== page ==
K.I.S.S.*

10 Jan

*keep it simple and sincere.

(c’mon, did you really think I’d call you stupid- you are, after all, reading my blog!)

Simple question, hard answer: What makes advertising great?

I’m not even going to attempt to put a bucket answer on such a subjective question, but I will throw my two cents in as to what I think makes advertising great: a positive return, a change from pre-advertisement conditions. And that positive return can manifest as  an  increase in sales, an increased brand awareness, a positive shift in brand perception, etc. etc. etc.  (the return will be determined by the original intent of the advertising)

And the best way to get a positive return from advertising efforts?  I think it’s keeping things simple and sincere.

Simplicity- Bottom line, what does the consumer want/need? And how do we shape our message to best meet these needs?  I think if we work backwards– by really deconstructing and dissecting what consumers need, (thank you research) we can craft a message that is concise and simple.  The advertisement itself doesn’t need to be simple- it can still be bursting with creativity- but the message can’t get lost for the creative’s sake.

Sincerity- At the end of the day, we’re all consumers.  We know how we like to be talked to- so keeping that in mind, why don’t we, as advertisers, talk to our consumers as if we’re talking to ourselves- with sincerity.  Remember the golden rule we all learned in kindergarten- ‘Do unto others as you would have them do unto you’- yep, that’s how I think we should approach advertising.  If you don’t like to be yelled at, don’t yell at your consumers.  If you don’t like to be mislead by false promises, don’t mislead your consumers.  If you don’t like to be treated like a unaware fool, don’t treat your consumers like unaware fools.   Sounds like a simple enough concept, but I think sometimes the glitz and glamour of what a product/service could be (and what we wish it was) gets in the way of what it actually is, and sincerity is lost on consumers.

Simplicity and sincerity- concepts that are easier said than done- but when executed, give us best fighting chance to reach/connect with our consumers and get that positive return.  And why easier said than done?  Because it takes work- finding out what the consumer really wants will take time and research.  It’s easier to create a flashy ad void of  real message than a meaningful ad that will truly connect with consumers.  Proof? How many bad advertisements have you seen lately?

A great example of simplicity and sincerity working together for a positive return: Domino’s Pizza recent campaign.  The message was simple- we know our pizza hasn’t been the best, but we’ve changed it now and it’s better.  The message was also sincere- we know our pizza wasn’t the best because we listened to our customers.  We’ve taken that feedback and changed our ingredients.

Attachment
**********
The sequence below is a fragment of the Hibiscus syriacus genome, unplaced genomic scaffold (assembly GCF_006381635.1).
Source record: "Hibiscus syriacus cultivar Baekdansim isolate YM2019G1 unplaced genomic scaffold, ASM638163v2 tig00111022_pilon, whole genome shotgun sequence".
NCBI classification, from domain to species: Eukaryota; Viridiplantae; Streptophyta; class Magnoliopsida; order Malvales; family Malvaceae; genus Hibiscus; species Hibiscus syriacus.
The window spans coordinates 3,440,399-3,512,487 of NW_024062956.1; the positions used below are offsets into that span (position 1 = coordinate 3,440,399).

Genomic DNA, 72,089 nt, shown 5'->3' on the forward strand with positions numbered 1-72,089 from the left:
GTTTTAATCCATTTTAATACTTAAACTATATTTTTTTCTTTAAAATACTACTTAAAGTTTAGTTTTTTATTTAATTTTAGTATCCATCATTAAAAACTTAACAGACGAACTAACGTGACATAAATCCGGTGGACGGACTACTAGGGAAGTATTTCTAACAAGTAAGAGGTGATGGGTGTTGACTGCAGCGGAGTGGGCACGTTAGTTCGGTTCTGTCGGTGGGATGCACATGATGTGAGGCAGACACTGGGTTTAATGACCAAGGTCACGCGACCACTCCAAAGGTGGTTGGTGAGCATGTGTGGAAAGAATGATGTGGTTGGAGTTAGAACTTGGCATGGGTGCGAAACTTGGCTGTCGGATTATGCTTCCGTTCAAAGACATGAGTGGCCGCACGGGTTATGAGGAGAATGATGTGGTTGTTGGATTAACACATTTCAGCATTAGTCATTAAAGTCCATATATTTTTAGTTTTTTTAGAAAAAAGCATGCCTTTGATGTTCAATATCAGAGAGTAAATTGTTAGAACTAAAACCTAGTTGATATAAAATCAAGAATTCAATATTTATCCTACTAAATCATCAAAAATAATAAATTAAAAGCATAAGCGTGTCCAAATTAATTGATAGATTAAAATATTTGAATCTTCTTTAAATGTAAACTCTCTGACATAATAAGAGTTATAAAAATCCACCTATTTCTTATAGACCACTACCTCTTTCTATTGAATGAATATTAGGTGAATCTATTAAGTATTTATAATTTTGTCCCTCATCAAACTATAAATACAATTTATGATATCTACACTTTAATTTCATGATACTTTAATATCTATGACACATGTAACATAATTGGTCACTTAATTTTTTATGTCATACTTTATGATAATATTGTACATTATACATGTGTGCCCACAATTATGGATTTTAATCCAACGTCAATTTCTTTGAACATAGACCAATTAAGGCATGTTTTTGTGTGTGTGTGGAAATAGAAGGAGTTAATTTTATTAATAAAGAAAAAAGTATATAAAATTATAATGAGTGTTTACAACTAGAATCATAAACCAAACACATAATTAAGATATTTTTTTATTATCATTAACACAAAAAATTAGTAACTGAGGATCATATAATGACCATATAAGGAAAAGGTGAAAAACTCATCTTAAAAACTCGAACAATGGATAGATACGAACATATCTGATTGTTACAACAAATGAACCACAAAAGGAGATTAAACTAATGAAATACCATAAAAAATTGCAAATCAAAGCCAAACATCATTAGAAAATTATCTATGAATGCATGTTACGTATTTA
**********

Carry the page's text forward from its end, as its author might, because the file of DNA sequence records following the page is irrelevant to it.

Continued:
And the positive return? Well I think Domino’s probably reaped a few- namely, a positive shift in brand perception and an  increase in sales and revenue. (learned from attending the AdAge IDEA conference)  Domino’s started with what the consumer wanted/needed- a better pizza- and then crafted the message to best meet that need.  And then Domino’s was truly sincere about the campaign- facing their criticism head on and making necessary changes.

And another campaign (albeit sadly not real, just a case study) that shows the ‘magic’ you can create by keeping advertising simple and sincere:

(John St.‘s shortlist video for strategy‘s Agency of the Year)

Don’t you just want to K.I.S.S. now?

(and get a positive return from your advertising efforts)

About these ads

4 Responses to “K.I.S.S.*”

  1. Ric Dragon January 11, 2011 at 12:30 pm #

    Great post, Allie; and thanks for introducing me to both of those videos. The Pink Pony piece was brilliant. And the Dominos piece showed how businesses can be REAL, even with big problems.

    • justallie January 11, 2011 at 12:40 pm #

      Thanks Ric! I love the Pink Pony piece- have bookmarked it for future reference as a great piece to remember when I need a refresher on what the point/bottom line of advertising is!

  2. kathryn January 11, 2011 at 1:34 pm #

    I loved this Pink Pony piece! I’m a huge fan of anything that can entertain me while it teaches me. Thanks so much for sharing this.

Trackbacks/Pingbacks

  1. Sensational Superbowl: Groupon Gets Offensive « Just Allie - February 8, 2011

    […] Hulu campaign mentioned in your blog as well as the recent Dominos ‘turnaround’ campaign. But the difference between these ads and yours?  Hulu pokes fun at TV- it’s a video watching […]

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